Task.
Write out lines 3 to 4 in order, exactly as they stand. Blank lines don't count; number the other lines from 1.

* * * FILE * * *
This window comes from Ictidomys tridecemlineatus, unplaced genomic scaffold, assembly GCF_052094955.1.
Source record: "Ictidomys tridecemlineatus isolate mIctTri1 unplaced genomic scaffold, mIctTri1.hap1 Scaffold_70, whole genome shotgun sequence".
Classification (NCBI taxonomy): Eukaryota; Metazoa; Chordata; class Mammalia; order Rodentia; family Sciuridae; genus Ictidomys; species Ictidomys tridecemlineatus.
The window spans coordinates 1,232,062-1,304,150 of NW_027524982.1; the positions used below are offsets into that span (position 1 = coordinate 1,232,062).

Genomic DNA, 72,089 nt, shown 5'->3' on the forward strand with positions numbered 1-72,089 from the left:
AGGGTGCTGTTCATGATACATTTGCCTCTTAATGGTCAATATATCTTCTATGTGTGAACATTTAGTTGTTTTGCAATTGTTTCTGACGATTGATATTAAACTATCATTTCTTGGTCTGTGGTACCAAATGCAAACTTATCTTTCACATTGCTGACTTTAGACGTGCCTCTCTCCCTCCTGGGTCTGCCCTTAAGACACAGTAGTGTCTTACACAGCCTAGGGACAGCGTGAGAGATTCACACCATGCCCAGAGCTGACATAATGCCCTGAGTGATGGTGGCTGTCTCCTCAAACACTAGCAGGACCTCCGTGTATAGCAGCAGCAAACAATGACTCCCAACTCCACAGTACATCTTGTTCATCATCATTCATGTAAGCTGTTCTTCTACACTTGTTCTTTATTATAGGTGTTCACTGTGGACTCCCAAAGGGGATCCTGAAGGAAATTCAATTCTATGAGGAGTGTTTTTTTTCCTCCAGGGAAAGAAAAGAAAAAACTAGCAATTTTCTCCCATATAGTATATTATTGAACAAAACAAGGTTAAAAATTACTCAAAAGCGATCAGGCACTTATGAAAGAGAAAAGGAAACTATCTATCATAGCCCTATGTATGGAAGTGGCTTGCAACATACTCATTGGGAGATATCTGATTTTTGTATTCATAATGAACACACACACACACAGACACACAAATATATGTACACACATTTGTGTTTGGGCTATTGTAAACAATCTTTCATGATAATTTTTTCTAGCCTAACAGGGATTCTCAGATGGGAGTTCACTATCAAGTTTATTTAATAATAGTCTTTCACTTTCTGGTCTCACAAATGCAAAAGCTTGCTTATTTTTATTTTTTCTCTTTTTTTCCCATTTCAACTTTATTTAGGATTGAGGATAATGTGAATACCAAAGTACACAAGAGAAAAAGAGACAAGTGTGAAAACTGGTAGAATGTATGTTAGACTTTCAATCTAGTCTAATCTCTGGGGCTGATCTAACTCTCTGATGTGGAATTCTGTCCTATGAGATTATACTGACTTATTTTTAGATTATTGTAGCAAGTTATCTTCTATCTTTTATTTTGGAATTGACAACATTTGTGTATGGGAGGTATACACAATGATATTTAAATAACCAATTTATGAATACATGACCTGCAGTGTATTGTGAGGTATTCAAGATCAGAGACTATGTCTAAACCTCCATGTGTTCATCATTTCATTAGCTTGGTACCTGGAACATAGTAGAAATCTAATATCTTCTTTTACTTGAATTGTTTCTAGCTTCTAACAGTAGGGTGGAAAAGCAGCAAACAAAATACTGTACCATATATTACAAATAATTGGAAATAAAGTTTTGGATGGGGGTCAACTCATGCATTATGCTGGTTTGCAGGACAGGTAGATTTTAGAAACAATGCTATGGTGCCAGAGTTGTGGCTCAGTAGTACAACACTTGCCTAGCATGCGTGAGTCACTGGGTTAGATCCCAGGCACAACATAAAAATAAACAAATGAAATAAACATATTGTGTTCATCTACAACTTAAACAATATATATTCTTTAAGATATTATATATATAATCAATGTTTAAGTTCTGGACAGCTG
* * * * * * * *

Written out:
Classification (NCBI taxonomy): Eukaryota; Metazoa; Chordata; class Mammalia; order Rodentia; family Sciuridae; genus Ictidomys; species Ictidomys tridecemlineatus.
The window spans coordinates 1,232,062-1,304,150 of NW_027524982.1; the positions used below are offsets into that span (position 1 = coordinate 1,232,062).